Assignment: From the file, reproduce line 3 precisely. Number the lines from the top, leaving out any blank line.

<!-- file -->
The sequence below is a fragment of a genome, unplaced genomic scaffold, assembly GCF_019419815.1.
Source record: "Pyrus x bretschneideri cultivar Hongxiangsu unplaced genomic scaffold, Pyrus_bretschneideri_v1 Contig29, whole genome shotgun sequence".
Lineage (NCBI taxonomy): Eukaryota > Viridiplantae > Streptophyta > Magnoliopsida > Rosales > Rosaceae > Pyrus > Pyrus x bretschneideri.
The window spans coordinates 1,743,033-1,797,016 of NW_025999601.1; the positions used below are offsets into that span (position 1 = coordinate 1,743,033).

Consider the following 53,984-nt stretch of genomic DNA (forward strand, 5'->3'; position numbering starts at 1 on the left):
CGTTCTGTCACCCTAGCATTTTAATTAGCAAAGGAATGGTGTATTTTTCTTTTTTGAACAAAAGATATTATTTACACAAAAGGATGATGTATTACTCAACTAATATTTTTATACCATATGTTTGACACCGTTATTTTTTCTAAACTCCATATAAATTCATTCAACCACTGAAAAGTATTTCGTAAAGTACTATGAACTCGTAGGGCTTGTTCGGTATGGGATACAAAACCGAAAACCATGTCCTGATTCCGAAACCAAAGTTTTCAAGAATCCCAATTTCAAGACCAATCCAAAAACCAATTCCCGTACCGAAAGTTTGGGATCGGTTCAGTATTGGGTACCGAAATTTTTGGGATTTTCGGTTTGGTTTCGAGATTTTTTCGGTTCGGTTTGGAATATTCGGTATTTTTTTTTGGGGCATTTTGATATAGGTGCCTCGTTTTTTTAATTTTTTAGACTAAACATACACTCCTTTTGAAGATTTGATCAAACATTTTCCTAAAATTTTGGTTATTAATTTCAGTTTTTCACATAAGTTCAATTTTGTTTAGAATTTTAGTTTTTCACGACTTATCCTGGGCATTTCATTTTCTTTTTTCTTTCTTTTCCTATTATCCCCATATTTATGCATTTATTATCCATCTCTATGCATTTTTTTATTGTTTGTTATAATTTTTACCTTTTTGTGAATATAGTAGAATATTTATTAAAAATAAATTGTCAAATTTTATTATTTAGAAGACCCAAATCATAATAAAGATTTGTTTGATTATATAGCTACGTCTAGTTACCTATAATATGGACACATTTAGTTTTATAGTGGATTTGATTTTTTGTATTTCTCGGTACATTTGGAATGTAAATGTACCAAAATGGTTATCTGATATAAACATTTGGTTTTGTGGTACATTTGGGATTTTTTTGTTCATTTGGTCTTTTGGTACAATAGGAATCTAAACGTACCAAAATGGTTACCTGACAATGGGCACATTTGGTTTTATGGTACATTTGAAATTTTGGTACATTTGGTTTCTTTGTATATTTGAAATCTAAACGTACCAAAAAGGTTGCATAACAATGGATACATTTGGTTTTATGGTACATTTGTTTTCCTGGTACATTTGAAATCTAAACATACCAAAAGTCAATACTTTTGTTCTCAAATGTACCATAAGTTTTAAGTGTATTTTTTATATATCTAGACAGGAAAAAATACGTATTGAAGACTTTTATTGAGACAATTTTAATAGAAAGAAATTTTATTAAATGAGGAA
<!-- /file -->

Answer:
Lineage (NCBI taxonomy): Eukaryota > Viridiplantae > Streptophyta > Magnoliopsida > Rosales > Rosaceae > Pyrus > Pyrus x bretschneideri.